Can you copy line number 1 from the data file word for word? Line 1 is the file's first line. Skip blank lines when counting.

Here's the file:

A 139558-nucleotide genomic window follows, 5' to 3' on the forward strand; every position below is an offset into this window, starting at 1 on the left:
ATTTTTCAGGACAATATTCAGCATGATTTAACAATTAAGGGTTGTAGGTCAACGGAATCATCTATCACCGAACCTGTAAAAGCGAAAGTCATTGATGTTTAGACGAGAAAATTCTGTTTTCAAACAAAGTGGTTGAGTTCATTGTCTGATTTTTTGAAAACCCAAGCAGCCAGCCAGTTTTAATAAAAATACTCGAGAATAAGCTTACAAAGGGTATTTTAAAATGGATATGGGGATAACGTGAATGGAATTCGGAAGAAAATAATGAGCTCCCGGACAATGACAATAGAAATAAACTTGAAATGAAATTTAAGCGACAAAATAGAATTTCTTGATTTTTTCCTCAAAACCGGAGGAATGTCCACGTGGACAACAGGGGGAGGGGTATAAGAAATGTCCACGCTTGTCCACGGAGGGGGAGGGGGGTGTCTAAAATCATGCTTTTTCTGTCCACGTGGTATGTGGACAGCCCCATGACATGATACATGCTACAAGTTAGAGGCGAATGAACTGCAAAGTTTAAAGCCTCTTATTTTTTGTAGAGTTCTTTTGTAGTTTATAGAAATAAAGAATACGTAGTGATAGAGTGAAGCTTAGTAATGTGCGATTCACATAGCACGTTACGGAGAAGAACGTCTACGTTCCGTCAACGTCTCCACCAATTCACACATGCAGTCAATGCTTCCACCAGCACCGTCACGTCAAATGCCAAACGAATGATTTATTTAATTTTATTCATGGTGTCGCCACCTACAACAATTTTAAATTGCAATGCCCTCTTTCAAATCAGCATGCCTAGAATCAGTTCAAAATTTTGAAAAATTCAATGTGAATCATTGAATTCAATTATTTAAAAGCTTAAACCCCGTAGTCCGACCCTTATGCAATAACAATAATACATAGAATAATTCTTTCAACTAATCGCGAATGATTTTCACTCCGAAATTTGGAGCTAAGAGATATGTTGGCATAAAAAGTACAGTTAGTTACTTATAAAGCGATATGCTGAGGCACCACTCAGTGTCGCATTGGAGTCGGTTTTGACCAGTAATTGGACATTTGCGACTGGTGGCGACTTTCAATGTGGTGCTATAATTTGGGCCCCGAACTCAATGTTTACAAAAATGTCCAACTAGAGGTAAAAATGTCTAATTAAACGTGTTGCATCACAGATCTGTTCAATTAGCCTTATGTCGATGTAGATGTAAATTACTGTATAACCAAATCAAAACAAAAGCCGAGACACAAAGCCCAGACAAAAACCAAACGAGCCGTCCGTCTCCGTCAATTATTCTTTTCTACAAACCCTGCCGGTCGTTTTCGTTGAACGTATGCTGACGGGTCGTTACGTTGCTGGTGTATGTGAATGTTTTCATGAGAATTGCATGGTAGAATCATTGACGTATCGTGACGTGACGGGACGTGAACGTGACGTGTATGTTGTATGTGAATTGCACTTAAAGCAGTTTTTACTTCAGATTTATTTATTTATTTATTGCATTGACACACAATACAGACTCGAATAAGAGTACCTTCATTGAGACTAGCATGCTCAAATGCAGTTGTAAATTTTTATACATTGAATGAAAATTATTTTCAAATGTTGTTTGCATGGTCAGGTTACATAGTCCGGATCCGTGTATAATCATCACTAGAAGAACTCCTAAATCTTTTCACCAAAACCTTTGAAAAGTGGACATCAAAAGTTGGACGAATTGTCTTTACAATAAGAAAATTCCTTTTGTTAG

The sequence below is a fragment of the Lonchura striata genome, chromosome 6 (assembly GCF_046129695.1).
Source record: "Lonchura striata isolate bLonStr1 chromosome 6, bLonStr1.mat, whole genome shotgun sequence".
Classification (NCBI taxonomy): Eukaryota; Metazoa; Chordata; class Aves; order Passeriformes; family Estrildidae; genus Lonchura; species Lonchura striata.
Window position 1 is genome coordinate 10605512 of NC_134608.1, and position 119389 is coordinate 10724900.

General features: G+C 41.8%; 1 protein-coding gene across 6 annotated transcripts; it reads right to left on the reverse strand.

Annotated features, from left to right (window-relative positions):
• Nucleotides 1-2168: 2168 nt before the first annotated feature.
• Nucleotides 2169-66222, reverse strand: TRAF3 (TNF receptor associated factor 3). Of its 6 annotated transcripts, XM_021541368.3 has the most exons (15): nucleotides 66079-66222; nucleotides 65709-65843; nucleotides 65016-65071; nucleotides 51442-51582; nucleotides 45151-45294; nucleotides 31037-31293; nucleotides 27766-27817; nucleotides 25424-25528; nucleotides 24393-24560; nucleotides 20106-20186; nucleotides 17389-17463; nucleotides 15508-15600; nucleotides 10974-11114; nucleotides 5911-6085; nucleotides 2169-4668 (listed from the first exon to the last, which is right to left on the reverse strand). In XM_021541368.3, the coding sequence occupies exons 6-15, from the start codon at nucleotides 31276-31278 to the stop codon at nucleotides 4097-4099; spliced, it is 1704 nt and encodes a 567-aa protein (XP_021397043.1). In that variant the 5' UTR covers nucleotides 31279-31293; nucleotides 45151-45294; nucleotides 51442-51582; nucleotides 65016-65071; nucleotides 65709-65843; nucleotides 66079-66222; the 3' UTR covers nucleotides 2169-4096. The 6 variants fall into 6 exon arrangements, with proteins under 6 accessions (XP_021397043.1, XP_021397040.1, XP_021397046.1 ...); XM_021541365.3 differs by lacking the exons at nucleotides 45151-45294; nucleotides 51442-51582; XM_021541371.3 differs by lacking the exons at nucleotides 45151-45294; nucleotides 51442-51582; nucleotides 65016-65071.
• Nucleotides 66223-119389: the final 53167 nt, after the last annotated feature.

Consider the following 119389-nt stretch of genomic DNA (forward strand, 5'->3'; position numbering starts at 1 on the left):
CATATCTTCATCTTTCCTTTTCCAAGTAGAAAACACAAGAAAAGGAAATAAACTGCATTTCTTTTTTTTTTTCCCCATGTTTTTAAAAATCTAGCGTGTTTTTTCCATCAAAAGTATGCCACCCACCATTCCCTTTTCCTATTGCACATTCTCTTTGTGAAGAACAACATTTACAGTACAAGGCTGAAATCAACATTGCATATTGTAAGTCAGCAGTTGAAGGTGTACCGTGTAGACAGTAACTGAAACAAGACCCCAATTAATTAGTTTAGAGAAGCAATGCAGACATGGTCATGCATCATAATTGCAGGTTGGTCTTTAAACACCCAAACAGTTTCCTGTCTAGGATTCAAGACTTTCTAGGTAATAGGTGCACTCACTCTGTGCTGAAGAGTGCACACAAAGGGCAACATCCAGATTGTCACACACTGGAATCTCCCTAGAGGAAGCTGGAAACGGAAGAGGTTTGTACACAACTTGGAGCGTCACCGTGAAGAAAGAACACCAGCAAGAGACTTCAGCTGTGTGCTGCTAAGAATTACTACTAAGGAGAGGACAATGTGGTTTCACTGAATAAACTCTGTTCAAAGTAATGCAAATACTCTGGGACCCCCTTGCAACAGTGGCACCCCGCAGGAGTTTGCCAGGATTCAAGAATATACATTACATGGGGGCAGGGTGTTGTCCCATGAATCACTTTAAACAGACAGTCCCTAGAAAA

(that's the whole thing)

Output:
A 139558-nucleotide genomic window follows, 5' to 3' on the forward strand; every position below is an offset into this window, starting at 1 on the left: